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EU leaders reach climate and economy consensus


Video by Sarah DRURY

Text by Catherine LE LOHÉ

Latest update : 2008-12-15

European Union leaders, meeting in Brussels, have agreed on a 200-billion-euro bailout package to revive the bloc's battered economy. They have also reached a consensus on a climate deal, amended to cushion the effects on the poorer EU states.

Read our piece on the issues of the summit: Sarkozy faces frosty partners at EU summit

Brussels, 2:28 pm (GMT+1): A declaration of love

At the conclusion of the summit, the President Sarkozy confesses to the journalists, "It was thrilling work. I made new friends — and I am not talking about you!" The room fills with laughter. The president stands up with a smile across his face. The European summit has come to a close.

Brussels, 2:08 pm (GMT+1): "Non, je ne regrette rien"

Evaluating his turn as Europe's president, Nicolas Sarkozy said: "I have no regrets, look at all that can be accomplished in six months! We've broken bad habits!"

As proof he retells an anecdote about a meeting where there was a missing chair. Formal permission was needed to add a new one.

"I told them 'if you don't go fetch another chair, I'll go myself!' It's just a detail, but we can spend hours just counting the number of chairs for each delegation!"

The room erupts in laughter. But Sarkozy adds "that Europe is dying!"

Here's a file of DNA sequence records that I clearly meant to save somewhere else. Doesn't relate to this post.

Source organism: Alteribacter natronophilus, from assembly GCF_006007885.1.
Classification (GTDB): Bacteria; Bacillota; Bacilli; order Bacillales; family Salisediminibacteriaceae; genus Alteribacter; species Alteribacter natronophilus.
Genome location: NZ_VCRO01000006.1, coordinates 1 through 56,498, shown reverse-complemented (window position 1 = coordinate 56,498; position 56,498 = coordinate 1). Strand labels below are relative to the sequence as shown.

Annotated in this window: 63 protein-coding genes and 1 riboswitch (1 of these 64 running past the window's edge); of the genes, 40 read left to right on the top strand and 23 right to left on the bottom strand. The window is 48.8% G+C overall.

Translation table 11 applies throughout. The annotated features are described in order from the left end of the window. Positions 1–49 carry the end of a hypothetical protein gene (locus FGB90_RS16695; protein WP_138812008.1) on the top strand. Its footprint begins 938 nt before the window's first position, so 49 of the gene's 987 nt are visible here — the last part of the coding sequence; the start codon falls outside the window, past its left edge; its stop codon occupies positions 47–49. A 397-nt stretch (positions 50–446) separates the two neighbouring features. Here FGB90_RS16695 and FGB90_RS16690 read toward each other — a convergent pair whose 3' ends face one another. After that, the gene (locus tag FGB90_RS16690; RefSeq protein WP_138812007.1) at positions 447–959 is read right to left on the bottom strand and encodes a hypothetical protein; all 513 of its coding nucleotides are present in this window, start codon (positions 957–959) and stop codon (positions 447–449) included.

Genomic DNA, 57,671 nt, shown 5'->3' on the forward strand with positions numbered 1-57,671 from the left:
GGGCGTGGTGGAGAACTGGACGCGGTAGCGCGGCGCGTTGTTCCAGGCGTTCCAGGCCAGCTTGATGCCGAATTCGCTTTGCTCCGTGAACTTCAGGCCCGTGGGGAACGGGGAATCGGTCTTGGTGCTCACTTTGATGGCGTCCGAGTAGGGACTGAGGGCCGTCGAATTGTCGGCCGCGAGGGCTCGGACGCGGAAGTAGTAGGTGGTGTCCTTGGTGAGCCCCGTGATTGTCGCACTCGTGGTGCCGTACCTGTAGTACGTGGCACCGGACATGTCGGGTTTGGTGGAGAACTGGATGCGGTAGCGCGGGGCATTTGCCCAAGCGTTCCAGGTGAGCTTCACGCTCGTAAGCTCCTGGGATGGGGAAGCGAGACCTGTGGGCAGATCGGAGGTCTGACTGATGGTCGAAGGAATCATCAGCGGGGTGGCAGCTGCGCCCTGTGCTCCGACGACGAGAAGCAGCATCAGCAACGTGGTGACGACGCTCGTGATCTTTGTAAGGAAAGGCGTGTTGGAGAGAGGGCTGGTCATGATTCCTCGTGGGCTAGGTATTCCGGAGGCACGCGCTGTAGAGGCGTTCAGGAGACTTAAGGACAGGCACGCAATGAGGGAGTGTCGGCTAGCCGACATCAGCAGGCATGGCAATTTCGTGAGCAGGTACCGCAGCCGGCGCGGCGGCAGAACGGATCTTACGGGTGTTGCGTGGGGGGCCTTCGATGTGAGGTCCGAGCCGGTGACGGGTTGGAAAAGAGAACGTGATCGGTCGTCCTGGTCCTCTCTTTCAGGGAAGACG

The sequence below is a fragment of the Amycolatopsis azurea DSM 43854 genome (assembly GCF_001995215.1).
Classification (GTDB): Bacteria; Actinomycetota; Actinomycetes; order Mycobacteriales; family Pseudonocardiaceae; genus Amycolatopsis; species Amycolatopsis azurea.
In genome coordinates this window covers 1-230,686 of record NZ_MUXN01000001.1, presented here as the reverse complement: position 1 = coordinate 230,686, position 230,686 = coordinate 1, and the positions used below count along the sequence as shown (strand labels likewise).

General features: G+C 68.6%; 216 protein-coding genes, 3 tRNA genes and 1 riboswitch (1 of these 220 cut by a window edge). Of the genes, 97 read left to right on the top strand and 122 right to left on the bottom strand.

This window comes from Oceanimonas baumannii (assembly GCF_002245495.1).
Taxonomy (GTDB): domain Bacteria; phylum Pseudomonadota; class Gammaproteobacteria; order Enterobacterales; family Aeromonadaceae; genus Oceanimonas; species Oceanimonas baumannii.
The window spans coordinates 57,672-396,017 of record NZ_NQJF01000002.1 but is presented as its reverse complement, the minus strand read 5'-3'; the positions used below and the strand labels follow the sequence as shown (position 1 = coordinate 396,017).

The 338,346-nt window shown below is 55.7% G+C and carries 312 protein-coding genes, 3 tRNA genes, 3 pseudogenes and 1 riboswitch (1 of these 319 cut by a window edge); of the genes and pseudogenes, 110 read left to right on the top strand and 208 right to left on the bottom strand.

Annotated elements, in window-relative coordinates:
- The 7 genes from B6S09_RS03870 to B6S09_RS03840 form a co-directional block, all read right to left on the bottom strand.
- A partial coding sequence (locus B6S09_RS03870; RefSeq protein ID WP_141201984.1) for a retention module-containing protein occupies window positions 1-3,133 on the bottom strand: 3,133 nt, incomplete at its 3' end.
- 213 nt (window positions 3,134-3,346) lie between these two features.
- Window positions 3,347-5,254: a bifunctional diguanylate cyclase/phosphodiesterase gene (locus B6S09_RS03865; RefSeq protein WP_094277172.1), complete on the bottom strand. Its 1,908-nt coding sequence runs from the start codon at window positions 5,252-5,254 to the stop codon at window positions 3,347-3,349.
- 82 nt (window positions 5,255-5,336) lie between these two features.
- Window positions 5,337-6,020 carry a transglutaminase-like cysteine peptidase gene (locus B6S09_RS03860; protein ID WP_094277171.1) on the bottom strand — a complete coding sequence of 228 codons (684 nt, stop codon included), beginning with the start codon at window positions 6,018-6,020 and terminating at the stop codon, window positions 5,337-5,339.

Brussels, 2:02 pm (GMT+1): Lacking ambition

Nicolas Sarkozy, answering questions from the press, says that after chairing yesterday's eight-hour meeting, he is sure that the European Commission's main problem is "its lack of ambition".

"We must overcome national selfishness, on behalf of a collective front," he says.

Final press conference of the French presidency's last European Council

Brussels, 1:53 pm (GMT+1): "Yes, you can!"

This is the message of European Commission President José Manuel Barroso to Barack Obama, the US President-elect on climate change. "If we can do it in Europe, you can also do it in the US and in other parts of the world", Barroso said, referring to the motto of the US President-elect.

Brussels, 1:37 pm (GMT+1): Final press conference: sensational declarations and victory for the French presidency

Nicolas Sarkozy cheerfully confirms: "Lisbon is back!"

On the issue of an economic recovery plan, he says: "Everyone has agreed on the figure of 1.5% of Europe’s GDP" as the amount of the stimulus.

Finally, on the climate initiative, the president proudly adds,” What is happening is historic." The rules were adopted unanimously. "I wish good luck to the Czech presidency," concluded the French leader. The room breaks out in laughter. "You are naughty!" kids Nicolas Sarkozy.

Main press centre where all the press conferences happen

Brussels, 12:45 pm (GMT+1):
France and Germany differ on consumer tax

Leaks to the press continue. This time a French diplomat improvises a press conference in the main hall where journalists are gathered. He announces that Paris and Berlin still disagree on consumer taxes. Germany does not want to lower taxes for certain sectors, including for the hotel and restaurant industry. A final press conference should follow in the next few minutes. Journalists remain skeptical about the outcome, as these kinds of standoffs persist on certain issues.

Brussels, 12:00 pm (GMT+1): The stimulus plan is approved